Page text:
I live in New York City, one of the most materialistic places in the world. It feels like a social norm to have a variety of clothes to choose from. Could I live minimally in New York in my job?

I don’t know, but I’m thinking about it. Any thoughts are welcome.

February 27, 2013 0 comments Read More
Sometimes You Just Have To Live

Sometimes You Just Have To Live

I used to feel bad all the time. If I was doing one thing, I would feel bad that I wasn’t doing another. If I was hanging out with one friend, I would feel bad that that meant that I wasn’t hanging out with a different friend who maybe wanted to hang out. If I was working, I felt bad that I wasn’t relaxing. If I was relaxing, I felt bad that I wasn’t working. You get the point – it wasn’t a fun existence and my mind just would not shut up.

drake-bay-beach-2 (1024x597)

Some of you reading this know that I lived in a Christian hippie community in Switzerland for about 2 years. Those two years were by far the most transformational periods in my life, starting in 2006 when I left university for a semester to go find myself, then in 2008 before I entered the real world, and from 2009-2010 when I made a go of an entrepreneurial endeavour and found marketing. Through it all I made a ton of lifelong friends too.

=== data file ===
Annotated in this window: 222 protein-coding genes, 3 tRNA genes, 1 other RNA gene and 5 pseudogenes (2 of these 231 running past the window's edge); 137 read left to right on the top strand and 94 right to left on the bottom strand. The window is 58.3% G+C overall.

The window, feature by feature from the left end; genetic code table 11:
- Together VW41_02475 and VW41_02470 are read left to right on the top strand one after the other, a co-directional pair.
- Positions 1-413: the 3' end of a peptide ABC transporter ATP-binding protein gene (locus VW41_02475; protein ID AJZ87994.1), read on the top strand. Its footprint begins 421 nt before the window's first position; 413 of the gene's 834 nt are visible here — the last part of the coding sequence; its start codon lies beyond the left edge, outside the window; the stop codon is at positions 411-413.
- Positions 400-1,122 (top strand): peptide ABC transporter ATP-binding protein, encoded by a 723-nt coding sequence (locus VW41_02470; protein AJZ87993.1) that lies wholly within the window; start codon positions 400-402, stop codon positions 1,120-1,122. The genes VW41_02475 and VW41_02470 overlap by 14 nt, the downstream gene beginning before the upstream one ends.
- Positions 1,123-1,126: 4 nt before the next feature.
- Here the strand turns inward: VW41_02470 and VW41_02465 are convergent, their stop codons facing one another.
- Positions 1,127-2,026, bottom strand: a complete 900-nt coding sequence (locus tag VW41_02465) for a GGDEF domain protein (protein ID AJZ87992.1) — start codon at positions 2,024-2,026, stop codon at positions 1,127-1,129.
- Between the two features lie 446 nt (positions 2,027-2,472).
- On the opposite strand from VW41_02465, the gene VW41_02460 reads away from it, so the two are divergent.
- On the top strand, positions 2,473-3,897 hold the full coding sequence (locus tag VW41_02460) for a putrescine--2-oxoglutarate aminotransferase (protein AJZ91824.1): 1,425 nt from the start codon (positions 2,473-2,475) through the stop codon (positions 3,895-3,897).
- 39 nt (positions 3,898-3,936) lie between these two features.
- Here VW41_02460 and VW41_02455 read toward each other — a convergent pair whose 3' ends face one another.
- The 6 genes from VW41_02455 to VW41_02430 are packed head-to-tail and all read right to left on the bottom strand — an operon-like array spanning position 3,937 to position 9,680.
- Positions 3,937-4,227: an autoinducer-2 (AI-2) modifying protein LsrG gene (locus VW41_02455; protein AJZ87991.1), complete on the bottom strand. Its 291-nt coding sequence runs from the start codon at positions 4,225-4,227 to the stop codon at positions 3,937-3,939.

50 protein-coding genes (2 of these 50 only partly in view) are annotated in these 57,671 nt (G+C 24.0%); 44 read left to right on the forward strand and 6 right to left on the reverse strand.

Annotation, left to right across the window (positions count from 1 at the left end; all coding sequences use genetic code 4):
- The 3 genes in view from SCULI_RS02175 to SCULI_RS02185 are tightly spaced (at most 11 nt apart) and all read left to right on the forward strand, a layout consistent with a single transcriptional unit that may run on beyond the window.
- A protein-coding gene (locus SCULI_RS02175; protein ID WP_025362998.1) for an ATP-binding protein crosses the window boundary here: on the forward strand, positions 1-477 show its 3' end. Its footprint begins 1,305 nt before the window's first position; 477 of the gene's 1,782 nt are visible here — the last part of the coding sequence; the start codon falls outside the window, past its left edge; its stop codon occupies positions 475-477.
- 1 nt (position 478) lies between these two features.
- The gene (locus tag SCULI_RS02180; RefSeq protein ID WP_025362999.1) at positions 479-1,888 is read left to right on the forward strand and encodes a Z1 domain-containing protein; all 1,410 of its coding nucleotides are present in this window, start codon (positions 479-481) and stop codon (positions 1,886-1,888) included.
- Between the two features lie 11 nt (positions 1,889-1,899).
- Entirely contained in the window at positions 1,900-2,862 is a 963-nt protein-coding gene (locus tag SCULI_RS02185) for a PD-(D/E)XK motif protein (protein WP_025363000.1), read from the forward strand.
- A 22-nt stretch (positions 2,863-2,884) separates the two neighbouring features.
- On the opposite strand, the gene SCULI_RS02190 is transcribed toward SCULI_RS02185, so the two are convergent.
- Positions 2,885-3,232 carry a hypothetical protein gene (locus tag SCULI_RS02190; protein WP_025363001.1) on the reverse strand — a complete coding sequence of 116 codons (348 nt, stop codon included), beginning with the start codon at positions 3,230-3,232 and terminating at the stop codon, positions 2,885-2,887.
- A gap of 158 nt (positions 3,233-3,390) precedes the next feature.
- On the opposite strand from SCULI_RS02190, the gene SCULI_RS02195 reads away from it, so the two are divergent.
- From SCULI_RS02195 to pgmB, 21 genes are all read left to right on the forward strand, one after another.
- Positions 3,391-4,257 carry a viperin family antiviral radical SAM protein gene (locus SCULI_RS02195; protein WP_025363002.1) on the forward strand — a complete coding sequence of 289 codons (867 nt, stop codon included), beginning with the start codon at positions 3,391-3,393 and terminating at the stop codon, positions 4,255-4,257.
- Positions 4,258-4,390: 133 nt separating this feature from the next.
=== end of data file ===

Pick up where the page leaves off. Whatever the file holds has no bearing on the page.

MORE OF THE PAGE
The best part of my time there was having a mentor that I met with once a week. Greg Laughery is the Director of Swiss L’Abri. He grew up in the Haigh-Ashbury district of San Francisco during the 60s and 70s, so he’s a pretty chill guy. I was lucky to get him as my tutor from the beginning, and every time I’ve gone back I’ve been able to sit with him for an hour or more to catch up on life. We still email semi-regularly and keep in touch, and I get to call him a friend now. I even did one of his book covers.

One day, during our weekly tutorials, we were talking about life. I had finally opened up to him, after a long period of not opening up to anyone about what was going on in my life. The conversation went like this:

Me: “Last night was weird.”
Greg (hands folded, sitting back on his couch): “Why?”
Me: “Well, I was at the bar, and I felt bad that I wasn’t back at Chalet Bellevue hanging out with people. But I’ve also had nights where I’ve been at Bellevue and felt bad about not being at the bar with others.”

Long silence, Greg thinking.

Greg (hands folded, pensive face):

“Man, sometimes you just have to live.”